Finding Roots of Functions

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Finding Roots of Functions - PowerPoint PPT Presentation

Andrew Tomko COT 4810 26 February 2008. Finding Roots of Functions. Functions. “relation between two sets in which one element of the second set is assigned to each element of the first set” Example: y = x^2 Bad example: y^2 = x^2. /root.

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Finding Roots of Functions

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Presentation Transcript
Functions
• “relation between two sets in which one element of the second set is assigned to each element of the first set”
• Example: y = x^2
• Bad example: y^2 = x^2
/root
• The value for 'x' for which 'y' will equal zero
• If there is no 'y', can rearrange function so that it equals zero
• Functions can have none, one, or many roots
Who cares?
• Mathematicians
• Physicians
• Lots of people
• Computer Scientists
Methods for finding a root
• Bisection
• Newton-Raphson
• Secant
• False Position (regula falsi)‏
• Müller
• Brent
Intermediate Value Theorem
• If y=f(x) is continuous on [a,b], and N is a number between f(a) and f(b), then there is at least one c ∈ [a,b] such that f(c) = N.
Bisection Method
• Easiest
• Positive/Negative values chosen, then bisection
• Repeats until root is found
• Absolute error is halved each step
• Runs in linear time
• Has problems with multiple roots
Secant Method
• Similar to bisection
• Takes secant of two points on the function and then moves points closer until root is found
• Does not always converge, runs in superlinear time, faster than Newton's method in practice
• Based on recurrence relation:
False Position (regula falsi) Method
• Combination of bisection and secant
• Takes to points: one above/below root
• Runs in superlinear time
• First recorded use in 3rd century BC
• Based on:
Müller's Method
• Based on secant method, but takes 3 points
• Faster than the secant method, slower than Newton's method
• Quadratic formula can yield complex values
Polynomial Interpolation
• Given a series of points, find a polynomial function that satisfies these points.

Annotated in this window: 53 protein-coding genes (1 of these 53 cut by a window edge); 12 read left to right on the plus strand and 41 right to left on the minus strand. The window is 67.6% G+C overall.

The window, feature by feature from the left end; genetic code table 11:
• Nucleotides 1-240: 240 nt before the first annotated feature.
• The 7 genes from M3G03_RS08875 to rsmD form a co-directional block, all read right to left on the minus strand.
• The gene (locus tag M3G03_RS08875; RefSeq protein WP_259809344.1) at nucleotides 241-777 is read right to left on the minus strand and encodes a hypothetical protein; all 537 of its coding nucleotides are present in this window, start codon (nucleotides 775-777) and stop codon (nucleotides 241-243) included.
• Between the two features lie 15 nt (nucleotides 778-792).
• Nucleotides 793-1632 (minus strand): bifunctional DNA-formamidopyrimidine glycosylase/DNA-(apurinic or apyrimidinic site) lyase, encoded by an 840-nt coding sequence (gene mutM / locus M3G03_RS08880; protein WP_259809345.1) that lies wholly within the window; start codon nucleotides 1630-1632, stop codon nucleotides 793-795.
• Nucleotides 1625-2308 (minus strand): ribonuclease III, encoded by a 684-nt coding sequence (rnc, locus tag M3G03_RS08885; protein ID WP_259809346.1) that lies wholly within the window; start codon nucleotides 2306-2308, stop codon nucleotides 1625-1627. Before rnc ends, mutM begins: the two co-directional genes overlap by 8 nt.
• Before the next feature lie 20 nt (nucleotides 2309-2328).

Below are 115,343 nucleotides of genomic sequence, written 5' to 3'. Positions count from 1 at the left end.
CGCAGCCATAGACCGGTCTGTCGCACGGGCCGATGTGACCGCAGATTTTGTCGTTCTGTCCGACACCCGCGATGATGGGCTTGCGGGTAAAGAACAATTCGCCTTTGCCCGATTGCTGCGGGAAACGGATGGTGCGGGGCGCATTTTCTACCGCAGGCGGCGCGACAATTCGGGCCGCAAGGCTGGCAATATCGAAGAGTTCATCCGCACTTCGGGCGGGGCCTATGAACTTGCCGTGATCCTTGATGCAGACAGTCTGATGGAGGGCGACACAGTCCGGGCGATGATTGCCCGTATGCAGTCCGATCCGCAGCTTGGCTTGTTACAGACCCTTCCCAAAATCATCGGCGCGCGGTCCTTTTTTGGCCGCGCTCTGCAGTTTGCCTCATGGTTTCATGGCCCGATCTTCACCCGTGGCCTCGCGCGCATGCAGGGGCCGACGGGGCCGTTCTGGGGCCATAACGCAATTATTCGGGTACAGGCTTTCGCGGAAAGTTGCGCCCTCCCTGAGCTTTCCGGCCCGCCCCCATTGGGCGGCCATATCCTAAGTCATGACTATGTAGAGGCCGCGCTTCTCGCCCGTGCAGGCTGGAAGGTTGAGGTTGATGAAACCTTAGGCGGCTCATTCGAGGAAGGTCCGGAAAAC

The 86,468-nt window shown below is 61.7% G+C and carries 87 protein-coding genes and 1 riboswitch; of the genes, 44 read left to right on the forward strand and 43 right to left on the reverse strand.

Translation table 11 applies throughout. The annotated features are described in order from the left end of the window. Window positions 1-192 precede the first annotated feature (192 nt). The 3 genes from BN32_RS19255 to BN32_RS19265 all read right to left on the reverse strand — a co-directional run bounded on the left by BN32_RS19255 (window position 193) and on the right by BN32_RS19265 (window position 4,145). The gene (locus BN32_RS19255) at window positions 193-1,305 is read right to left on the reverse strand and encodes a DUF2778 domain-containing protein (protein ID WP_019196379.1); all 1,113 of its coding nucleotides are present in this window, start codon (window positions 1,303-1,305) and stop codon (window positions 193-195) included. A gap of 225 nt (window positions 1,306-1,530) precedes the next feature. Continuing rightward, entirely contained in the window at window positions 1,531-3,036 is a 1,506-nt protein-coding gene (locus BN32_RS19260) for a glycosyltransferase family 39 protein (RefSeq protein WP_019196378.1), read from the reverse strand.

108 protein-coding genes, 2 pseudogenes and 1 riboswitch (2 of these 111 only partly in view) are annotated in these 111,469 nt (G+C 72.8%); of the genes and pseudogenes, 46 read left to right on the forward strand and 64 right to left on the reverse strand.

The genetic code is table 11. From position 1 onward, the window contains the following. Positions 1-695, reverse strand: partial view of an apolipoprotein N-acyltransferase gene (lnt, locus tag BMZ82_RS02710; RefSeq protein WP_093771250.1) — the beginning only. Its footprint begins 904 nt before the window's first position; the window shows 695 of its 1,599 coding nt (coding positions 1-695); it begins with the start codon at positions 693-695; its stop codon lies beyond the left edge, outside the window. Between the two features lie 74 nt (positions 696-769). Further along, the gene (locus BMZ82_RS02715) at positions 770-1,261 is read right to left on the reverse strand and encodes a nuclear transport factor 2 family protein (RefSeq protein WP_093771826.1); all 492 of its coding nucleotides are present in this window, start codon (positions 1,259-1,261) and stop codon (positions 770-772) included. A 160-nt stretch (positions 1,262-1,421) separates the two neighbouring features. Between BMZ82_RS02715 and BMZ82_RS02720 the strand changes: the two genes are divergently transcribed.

• Useful for transforming more difficult functions (logarithmic, trigonometric, etc)‏
• Rarely used on its own, because it can fail easily if points not chosen close to root.
• Tries to create a quadratic interpolation for the function's inverse.
• Using linear interpolation: secant method
• Interpolating f instead of the inverse: Müller's method
Brent's Method
• Combination of bisection, secant, and inverse quadratic interpolation
• Reliability of bisection, speed of secant/interpolation
• Will take at most N^2 iterations, where N is the number of iterations when using bisection
Householder's Methods
• Methods for finding a root in a function with one real variable and has a continuous derivative.
• Derives from geometric series.
• The iterations will converge to a zero if the first “guess” is close enough.
Newton-Raphson History
• First described by Issac Newton in 1669
• First published in 1685 in A Treatise of Algebra both Historical and Practical
• Joseph Raphson published a simplified version in 1690.
• Newton most likely got the formula from French mathematician François Viète seigneur de la Bigotière.
Newton-Raphson Method
• Very efficient method for real functions
• Quadratic convergence: the number of correct digits doubles every iteration
• Possibility to not converge
• Requires the calculation of the function's derivative:
Newton-Raphson fail to converge
• f(x) = x^3 – x – 3
• f'(x) = 3x^2 – 1
• Using x0 = 0, will start to cycle between xm=-3 and xn=0
Newton-Raphson etc.
• Can be used to find multi-dimensional roots.
• Can be used to find roots in systems of non-linear, multivariable functions.
• Can be used to find the local minimums / maximums in a given function.
• Can be used to find complex roots, creates “Newton Fractals”
Roots of Polynomials
• For degrees less than five, the quadratic formula is generally the best. Can sometimes rewrite higher degree functions (x^6 – 4x^3 + 8 » u^2 – 4u + 8)‏
• Sturm's Theorem for finding number of real roots.
• Laguerre's method has cubic convergence.
• Problems with polynomials: Wilkinson
Sturm's Theorem
• Used to determine the number of unique roots of a polynomial.
• Applies Euclid's algorithm to X and X'
• The final polynomial, Xr, is the GCD of X and X'
• Number of unique roots found by counting the number of sign changes.
Fundamental Theorem of Algebra
• “Every non-constant single-variable polynomial with complex coefficients has at least one complex root”
• This can be reworked to show that every nth degree polynomial can be written in the form: f(x) = C(x-x1)(x-x2)...(x-xn)‏
Laguerre's Method
• Pretty much guaranteed a convergence on root, regardless of initial value.
• Cubic convergence (!)‏
• Takes the natural log of both sides of formula on last slide, then takes two derivatives. (First derivative = G, Second derivative = H)‏
• Where a = the distance from your guess to the next root, and n = which root you're looking for:
Sources
• Burden, Richard L. & Faires, J. Douglas (2000), Numerical Analysis (7th ed.), Brooks/Cole
• Dewdney, A. K. The New Turing Omnibus. New York: Henry Holt and Company, LLC, 1993.
• http://www.wikipedia.org/
Questions
• 1) Do the next iteration of the first Newton-Raphson example.
• 2) What theorem do many of these methods depend on?